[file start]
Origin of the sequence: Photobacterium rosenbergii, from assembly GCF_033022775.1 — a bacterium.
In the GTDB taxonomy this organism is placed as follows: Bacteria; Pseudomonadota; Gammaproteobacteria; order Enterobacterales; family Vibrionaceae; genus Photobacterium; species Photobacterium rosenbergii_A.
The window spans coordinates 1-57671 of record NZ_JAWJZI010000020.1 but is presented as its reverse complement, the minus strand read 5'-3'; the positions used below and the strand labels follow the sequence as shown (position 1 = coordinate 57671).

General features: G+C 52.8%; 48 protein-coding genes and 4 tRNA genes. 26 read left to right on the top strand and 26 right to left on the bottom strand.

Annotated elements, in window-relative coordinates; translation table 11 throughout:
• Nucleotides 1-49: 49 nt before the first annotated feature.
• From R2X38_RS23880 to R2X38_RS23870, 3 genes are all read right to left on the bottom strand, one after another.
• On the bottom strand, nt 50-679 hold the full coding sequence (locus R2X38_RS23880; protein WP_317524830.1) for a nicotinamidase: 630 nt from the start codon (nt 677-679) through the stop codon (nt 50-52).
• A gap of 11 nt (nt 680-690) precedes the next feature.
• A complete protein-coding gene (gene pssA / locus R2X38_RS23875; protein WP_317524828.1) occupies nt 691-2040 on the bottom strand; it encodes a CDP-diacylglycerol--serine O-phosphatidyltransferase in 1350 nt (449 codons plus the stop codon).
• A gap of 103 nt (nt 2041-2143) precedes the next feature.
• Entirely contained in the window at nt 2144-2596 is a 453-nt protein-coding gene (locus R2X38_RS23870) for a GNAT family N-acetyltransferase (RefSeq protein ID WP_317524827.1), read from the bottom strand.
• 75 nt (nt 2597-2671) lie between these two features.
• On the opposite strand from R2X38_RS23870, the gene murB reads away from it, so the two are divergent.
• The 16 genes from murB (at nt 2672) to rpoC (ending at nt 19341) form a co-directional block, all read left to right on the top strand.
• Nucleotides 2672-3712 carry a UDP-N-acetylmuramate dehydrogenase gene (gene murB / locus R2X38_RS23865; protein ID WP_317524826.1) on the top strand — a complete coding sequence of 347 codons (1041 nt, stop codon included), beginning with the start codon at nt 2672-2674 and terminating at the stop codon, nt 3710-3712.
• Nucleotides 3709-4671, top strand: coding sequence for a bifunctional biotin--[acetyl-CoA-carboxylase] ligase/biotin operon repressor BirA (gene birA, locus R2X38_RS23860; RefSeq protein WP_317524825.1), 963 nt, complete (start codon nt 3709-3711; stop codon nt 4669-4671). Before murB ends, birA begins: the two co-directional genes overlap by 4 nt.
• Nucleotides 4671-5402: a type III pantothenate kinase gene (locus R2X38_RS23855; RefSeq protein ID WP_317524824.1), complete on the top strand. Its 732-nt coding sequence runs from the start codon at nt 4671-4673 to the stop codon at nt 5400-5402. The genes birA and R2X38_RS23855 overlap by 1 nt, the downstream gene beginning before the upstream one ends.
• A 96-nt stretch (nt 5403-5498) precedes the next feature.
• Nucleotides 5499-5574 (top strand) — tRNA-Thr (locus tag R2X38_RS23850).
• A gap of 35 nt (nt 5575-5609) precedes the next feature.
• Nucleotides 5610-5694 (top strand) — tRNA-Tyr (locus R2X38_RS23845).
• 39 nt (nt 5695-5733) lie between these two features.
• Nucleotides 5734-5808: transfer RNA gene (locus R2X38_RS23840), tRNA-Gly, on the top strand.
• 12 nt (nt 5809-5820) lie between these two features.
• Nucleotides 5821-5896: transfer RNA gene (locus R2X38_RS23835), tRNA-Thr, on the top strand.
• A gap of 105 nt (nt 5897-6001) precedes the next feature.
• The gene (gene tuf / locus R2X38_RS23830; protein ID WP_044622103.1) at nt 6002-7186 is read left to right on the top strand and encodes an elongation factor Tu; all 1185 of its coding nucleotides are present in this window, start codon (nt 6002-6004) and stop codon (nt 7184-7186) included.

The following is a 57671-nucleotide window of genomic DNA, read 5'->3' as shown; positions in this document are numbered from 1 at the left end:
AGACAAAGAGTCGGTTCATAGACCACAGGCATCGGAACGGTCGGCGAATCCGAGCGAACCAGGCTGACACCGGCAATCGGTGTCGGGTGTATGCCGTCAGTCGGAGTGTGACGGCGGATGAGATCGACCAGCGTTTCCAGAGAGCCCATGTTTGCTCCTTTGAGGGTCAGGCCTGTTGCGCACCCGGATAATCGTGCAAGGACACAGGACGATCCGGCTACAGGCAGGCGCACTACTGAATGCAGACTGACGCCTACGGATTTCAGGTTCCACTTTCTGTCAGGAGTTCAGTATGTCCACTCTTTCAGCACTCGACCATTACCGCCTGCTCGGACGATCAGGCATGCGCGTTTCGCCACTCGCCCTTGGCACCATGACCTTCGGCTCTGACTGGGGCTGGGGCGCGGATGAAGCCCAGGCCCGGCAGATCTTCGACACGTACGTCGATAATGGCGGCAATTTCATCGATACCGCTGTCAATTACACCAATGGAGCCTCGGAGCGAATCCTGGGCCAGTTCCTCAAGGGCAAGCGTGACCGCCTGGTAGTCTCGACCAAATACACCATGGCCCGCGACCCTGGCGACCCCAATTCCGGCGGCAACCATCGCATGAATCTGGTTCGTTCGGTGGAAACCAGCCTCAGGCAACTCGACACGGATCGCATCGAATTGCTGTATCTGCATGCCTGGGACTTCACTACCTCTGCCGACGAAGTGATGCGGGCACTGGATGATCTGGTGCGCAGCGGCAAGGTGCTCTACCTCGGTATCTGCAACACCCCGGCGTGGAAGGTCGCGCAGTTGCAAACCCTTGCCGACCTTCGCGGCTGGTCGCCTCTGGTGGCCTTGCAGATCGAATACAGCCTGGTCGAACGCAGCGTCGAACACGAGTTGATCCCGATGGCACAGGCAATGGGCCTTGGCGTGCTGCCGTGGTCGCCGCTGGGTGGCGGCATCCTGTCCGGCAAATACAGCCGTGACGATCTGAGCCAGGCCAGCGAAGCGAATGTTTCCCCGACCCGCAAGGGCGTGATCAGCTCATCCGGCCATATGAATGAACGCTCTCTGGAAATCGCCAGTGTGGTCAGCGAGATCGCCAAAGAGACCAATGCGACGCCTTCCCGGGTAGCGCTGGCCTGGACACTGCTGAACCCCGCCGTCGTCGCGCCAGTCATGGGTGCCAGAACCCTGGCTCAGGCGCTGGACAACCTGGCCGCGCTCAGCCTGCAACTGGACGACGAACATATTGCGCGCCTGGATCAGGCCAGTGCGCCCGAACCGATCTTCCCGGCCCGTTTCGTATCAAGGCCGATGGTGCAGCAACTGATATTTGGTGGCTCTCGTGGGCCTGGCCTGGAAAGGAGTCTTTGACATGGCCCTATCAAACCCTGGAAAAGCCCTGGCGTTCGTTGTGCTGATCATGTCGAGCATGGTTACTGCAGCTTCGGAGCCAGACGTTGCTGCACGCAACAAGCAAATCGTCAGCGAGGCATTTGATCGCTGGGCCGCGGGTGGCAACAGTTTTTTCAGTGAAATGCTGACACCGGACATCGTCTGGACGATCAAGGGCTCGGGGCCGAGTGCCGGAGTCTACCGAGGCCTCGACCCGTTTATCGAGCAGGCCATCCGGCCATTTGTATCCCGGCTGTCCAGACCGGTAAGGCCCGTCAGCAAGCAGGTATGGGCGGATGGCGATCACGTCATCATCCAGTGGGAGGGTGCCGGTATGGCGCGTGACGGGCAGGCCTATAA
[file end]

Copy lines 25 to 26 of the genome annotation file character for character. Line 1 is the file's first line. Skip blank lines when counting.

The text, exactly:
• 12 nt (nt 5809-5820) lie between these two features.
• Nucleotides 5821-5896: transfer RNA gene (locus R2X38_RS23835), tRNA-Thr, on the top strand.